Miyu Yamashita: Striking the Chord

Miyu Yamashita. In professional wrestling, no moniker is more curious than that of the monarch. Whether it’s the king of kings, queens, princes, or princesses. In times of old, these titles were reserved for those chosen; by God or by themselves through conquest.

In modern times, we are spoiled for wrestlers who take up those monikers, for they hold so much power within the collective imagination of wrestling fans. In Japan, under the shadow of a politically indistinguishable empire, is a princess.

She is not of noble birth, but she rules her kingdom, and despite all conquests, there have been an equal number of triumphs.

As of this moment, she is at the top of her kingdom. She is at the top of Tokyo Joshi Pro Wrestling, and she is the Princess of Princess champion, Miyu Yamashita.

I. Fellowship of the Ring

Yamashita was born on March 17, 1995, in Fukuoka, Japan. Fukuoka is the origin of many professional wrestlers, including Kento Miyahara, Katsuhiko Nakajima, and Kensuke Sasaki.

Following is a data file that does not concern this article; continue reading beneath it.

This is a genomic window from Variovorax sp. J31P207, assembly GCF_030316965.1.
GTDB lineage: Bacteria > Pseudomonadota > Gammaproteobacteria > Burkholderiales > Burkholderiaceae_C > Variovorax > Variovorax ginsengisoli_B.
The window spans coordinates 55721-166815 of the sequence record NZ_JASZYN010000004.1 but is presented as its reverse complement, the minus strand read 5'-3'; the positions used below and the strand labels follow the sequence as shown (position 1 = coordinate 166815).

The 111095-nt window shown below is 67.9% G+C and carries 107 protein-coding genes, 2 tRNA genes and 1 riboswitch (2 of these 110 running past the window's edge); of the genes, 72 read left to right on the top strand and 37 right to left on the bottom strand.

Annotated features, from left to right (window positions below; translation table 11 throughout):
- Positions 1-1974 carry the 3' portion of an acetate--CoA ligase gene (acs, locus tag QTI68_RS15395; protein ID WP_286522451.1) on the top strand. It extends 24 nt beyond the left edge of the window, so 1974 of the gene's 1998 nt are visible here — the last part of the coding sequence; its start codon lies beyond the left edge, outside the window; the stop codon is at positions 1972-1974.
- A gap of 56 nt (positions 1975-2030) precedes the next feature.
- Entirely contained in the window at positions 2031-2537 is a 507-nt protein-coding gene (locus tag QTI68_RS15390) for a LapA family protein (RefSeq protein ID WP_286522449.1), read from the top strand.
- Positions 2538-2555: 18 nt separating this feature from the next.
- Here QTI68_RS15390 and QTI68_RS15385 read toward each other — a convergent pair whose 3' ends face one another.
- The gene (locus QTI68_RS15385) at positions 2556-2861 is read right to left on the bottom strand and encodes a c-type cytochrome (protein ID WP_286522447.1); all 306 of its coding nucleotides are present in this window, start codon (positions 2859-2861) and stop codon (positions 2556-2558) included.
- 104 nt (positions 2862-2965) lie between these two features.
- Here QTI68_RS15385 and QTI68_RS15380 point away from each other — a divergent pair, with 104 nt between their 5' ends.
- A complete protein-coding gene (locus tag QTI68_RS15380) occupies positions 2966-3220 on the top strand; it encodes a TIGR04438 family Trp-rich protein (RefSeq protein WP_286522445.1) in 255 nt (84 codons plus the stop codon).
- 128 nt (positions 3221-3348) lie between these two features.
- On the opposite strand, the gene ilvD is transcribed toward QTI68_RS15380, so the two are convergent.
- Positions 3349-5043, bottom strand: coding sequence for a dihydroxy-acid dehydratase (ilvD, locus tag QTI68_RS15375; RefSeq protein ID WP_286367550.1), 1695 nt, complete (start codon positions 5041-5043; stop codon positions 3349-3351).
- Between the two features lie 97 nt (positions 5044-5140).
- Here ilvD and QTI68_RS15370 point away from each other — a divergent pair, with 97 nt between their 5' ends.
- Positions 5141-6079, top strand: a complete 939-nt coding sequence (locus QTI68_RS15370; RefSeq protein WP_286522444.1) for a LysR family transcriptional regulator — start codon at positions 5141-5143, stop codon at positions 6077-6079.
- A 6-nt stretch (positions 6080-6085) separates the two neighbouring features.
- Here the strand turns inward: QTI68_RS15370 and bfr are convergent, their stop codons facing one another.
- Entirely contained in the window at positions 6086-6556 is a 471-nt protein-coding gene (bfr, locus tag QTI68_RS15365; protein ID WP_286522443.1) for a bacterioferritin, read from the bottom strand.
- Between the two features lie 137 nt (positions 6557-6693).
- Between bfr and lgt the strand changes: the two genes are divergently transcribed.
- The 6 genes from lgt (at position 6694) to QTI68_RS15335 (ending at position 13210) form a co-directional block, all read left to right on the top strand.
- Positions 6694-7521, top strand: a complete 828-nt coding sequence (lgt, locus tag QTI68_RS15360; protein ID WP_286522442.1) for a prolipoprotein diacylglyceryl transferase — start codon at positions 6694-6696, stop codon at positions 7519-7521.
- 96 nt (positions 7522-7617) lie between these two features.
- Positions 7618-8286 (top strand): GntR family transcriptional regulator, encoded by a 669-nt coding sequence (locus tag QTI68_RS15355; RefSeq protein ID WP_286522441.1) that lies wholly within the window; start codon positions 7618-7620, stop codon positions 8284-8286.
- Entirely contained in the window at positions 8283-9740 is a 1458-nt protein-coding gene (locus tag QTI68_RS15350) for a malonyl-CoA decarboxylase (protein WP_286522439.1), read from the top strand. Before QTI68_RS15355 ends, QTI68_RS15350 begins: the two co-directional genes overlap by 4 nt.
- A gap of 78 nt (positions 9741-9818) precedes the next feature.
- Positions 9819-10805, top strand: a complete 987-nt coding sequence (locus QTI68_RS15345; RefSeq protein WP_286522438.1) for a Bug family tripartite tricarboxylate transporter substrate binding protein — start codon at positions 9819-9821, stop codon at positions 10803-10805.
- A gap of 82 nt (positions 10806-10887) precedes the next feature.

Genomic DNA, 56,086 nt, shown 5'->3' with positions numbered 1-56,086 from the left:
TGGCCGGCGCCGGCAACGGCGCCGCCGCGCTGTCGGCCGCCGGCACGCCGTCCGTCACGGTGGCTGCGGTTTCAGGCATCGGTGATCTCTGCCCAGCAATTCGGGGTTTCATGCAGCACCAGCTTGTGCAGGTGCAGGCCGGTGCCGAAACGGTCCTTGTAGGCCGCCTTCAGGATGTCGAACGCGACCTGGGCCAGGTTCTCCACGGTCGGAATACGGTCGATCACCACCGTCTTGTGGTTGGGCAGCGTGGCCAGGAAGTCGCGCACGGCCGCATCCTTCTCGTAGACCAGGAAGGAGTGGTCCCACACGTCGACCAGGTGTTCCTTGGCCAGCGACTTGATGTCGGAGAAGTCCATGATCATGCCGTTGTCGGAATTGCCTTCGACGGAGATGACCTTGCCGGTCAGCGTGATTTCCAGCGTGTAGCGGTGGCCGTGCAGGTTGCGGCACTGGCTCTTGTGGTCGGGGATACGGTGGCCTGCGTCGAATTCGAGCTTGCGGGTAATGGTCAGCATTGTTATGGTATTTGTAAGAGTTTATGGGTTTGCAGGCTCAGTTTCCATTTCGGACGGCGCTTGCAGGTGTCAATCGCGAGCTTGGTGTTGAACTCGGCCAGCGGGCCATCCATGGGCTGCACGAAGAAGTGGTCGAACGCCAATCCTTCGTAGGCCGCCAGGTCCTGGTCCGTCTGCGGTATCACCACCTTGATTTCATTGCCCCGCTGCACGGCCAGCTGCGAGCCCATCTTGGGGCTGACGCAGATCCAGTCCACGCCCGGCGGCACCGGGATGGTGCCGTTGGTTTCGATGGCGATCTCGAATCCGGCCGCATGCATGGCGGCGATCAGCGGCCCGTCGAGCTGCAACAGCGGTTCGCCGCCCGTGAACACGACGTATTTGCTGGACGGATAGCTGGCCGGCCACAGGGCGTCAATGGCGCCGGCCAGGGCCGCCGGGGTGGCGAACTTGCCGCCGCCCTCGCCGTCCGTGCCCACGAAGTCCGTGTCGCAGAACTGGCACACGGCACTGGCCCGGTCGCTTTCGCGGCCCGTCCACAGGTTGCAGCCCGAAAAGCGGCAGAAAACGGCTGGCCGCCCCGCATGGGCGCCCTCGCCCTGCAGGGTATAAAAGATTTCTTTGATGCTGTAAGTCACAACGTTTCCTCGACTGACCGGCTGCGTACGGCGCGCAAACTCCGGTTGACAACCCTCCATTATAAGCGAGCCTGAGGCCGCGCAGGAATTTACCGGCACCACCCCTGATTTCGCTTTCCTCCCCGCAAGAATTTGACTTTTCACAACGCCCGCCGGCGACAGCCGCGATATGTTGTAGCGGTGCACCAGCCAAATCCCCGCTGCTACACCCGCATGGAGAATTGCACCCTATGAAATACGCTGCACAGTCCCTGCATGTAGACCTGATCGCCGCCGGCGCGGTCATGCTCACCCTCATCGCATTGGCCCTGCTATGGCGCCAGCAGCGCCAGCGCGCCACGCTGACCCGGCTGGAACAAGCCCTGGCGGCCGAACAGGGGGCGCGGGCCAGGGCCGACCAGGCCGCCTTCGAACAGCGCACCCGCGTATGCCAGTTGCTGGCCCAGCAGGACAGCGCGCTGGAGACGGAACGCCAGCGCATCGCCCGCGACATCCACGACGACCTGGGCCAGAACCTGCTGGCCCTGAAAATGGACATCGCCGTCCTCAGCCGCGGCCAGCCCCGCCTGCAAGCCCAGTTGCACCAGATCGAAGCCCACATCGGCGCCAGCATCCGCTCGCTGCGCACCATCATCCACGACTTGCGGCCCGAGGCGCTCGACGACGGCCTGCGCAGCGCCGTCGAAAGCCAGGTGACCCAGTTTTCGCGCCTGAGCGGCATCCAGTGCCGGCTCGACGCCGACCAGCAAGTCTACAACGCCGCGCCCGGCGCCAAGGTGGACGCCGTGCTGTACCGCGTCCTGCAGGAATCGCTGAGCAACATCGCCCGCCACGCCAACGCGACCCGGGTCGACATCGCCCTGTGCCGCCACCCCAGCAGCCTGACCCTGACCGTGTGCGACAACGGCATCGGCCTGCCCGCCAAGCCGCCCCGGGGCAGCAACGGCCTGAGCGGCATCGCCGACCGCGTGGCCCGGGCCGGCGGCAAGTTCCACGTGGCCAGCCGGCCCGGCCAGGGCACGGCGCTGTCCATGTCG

Though Yamashita’s youth was filled with combat sports, she aspired to become an idol singer. However, it was not until meeting Kyohei Mikami that she was recruited to Dramatic Dream Team (DDT) and their newest project, Tokyo Joshi Pro.

She began training at 17 and would be on the first TJPW show, The First Meeting, on January 30th, 2013. She would be undefeated in singles competition in the promotion until 2015.

It would seem that for Yamashita, that she was divinely chosen to hold conquest over the newly formed kingdom of TJPW.

She would work DDT, and TJPW shows faithfully. On January 4, 2016, she defeated Shoko Nakajima to become the inaugural Princess of Princess champion. She would successfully defend the title twice before losing it by technical knockout to Yuu in September 2016.

View post on imgur.com

II. The Two Titles